Did the U.S. government cover up the details pertaining to the assassination of John Fitzgerald Kennedy? An answer to this question will be much sought after by participants of a conference that kicked off on Monday, May 15th, in Washington, D.C. According to the report of the Warren Commission, President Kennedy fell victim to “Lee Harvey Oswald, acting alone.” However, the “alternative” versions of the tragedy argue that two or more people shot at JFK in Dealey Plaza in Dallas, Texas, on November 22nd, 1963. The above versions allege that U.S. government covered up the truth behind Kennedy’s death.
Douglas Horn, the former chief analyst of U.S. Congress on the Kennedy case, took part in the conference. He was among other experts calling the official version of the tragedy into question. The participants will include the historian from Minnesota James Fetzer, and the specialist in radioactive oncology David Mantic. Thomas Lipscomb, a well-known U.S. author, is expected to unveil more data indicating discrepancies in evidence used by the Warren Commission, which was set up by President Johnson to investigate Kennedy’s murder. In particular, Lipscomb is reported to have found evidence showing that the famous amateur footage (by Abraham Zapruder who happened to witness the assassination) was obviously cropped away by some unknown party.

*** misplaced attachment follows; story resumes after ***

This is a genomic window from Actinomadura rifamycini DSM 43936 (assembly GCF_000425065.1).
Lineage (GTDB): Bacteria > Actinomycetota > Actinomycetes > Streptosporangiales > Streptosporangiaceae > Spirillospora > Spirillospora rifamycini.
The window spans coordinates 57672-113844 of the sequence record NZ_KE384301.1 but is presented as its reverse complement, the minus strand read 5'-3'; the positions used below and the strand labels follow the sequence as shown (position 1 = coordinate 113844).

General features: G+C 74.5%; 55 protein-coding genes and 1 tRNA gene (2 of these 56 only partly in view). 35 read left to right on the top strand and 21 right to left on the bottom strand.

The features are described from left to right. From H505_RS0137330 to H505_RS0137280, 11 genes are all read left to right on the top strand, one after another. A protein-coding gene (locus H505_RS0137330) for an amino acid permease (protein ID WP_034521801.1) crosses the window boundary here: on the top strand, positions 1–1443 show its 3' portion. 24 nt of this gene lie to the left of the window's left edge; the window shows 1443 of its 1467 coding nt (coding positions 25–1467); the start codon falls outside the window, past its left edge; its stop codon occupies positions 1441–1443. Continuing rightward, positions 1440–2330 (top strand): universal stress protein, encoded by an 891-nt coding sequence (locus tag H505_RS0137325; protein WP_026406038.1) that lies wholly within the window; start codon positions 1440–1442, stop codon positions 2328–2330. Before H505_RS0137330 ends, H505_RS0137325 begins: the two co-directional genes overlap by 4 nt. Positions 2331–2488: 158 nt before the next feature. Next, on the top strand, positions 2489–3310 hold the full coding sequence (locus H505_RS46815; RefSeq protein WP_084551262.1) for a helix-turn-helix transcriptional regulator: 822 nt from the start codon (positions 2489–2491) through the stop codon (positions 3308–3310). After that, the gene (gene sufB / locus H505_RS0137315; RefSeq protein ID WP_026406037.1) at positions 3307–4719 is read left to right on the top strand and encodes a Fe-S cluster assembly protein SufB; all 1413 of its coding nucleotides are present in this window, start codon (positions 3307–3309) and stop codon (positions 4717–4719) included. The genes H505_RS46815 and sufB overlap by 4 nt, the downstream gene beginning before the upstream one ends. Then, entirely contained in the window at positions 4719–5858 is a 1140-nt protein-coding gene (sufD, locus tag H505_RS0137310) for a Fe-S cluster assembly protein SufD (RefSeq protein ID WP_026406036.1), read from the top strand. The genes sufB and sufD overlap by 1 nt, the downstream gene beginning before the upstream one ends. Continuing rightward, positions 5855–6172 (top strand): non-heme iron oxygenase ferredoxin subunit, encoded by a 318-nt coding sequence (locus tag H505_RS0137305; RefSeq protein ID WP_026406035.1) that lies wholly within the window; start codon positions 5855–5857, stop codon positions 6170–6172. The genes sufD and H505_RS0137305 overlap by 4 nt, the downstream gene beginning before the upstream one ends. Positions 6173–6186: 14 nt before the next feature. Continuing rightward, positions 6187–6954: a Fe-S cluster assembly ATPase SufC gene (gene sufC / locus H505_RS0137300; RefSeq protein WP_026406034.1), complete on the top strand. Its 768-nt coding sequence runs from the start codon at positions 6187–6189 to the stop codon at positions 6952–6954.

Some of the participants of the conference have information showing that the 26-second footage filmed by Zapruder on 8 mm camera is just one of eight existing amateur documentaries on the assassination of President John F. Kennedy. However, with the help of some interested party, Zapruder’s short film became the main piece of material evidence for the Warren Commission.
Experts are trying to locate other documentaries.
The participants will reportedly present new data to support the version about the “CIA conspiracy.” According to the theory, CIA agents might have replaced Kennedy’s brain with that of another person during the president’s autopsy.
By a strange twist of fate, the plane carrying Senator Ted Kennady, the brother of the late President John F. Kennedy, was struck by lightning right on the day when the conference kicked off in the U.S. capital. No one was harmed during the incident yet the news seemed to serve as yet another reminder of grim fate controlling the Kennedys.
Translated by Guerman Grachev
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